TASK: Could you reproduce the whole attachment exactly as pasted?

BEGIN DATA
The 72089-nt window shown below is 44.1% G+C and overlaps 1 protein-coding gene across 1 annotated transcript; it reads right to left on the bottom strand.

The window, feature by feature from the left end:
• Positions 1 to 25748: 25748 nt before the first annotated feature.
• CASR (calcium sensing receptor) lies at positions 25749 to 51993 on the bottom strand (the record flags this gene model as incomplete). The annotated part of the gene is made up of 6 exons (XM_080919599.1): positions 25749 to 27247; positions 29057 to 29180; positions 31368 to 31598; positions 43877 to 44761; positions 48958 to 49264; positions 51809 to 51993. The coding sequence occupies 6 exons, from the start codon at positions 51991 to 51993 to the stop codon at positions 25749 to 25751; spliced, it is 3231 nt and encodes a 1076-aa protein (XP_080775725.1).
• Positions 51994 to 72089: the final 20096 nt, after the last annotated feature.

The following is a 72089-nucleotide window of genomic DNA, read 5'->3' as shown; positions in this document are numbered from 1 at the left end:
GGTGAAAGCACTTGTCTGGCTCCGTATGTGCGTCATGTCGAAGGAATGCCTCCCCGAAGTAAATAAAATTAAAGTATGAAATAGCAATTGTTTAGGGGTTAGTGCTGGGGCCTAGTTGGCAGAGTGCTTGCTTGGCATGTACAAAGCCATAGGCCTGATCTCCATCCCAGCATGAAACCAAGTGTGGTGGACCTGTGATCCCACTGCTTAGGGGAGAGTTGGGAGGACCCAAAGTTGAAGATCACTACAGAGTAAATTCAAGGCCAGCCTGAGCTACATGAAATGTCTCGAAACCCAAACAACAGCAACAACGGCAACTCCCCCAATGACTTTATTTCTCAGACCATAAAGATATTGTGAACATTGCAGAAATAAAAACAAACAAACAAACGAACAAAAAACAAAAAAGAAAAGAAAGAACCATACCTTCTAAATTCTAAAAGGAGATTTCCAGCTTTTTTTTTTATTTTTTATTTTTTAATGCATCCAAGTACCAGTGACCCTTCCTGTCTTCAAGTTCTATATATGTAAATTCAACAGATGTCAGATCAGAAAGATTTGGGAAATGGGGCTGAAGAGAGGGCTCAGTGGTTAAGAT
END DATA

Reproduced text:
The 72089-nt window shown below is 44.1% G+C and overlaps 1 protein-coding gene across 1 annotated transcript; it reads right to left on the bottom strand.

The window, feature by feature from the left end:
• Positions 1 to 25748: 25748 nt before the first annotated feature.
• CASR (calcium sensing receptor) lies at positions 25749 to 51993 on the bottom strand (the record flags this gene model as incomplete). The annotated part of the gene is made up of 6 exons (XM_080919599.1): positions 25749 to 27247; positions 29057 to 29180; positions 31368 to 31598; positions 43877 to 44761; positions 48958 to 49264; positions 51809 to 51993. The coding sequence occupies 6 exons, from the start codon at positions 51991 to 51993 to the stop codon at positions 25749 to 25751; spliced, it is 3231 nt and encodes a 1076-aa protein (XP_080775725.1).
• Positions 51994 to 72089: the final 20096 nt, after the last annotated feature.

The following is a 72089-nucleotide window of genomic DNA, read 5'->3' as shown; positions in this document are numbered from 1 at the left end:
GGTGAAAGCACTTGTCTGGCTCCGTATGTGCGTCATGTCGAAGGAATGCCTCCCCGAAGTAAATAAAATTAAAGTATGAAATAGCAATTGTTTAGGGGTTAGTGCTGGGGCCTAGTTGGCAGAGTGCTTGCTTGGCATGTACAAAGCCATAGGCCTGATCTCCATCCCAGCATGAAACCAAGTGTGGTGGACCTGTGATCCCACTGCTTAGGGGAGAGTTGGGAGGACCCAAAGTTGAAGATCACTACAGAGTAAATTCAAGGCCAGCCTGAGCTACATGAAATGTCTCGAAACCCAAACAACAGCAACAACGGCAACTCCCCCAATGACTTTATTTCTCAGACCATAAAGATATTGTGAACATTGCAGAAATAAAAACAAACAAACAAACGAACAAAAAACAAAAAAGAAAAGAAAGAACCATACCTTCTAAATTCTAAAAGGAGATTTCCAGCTTTTTTTTTTATTTTTTATTTTTTAATGCATCCAAGTACCAGTGACCCTTCCTGTCTTCAAGTTCTATATATGTAAATTCAACAGATGTCAGATCAGAAAGATTTGGGAAATGGGGCTGAAGAGAGGGCTCAGTGGTTAAGAT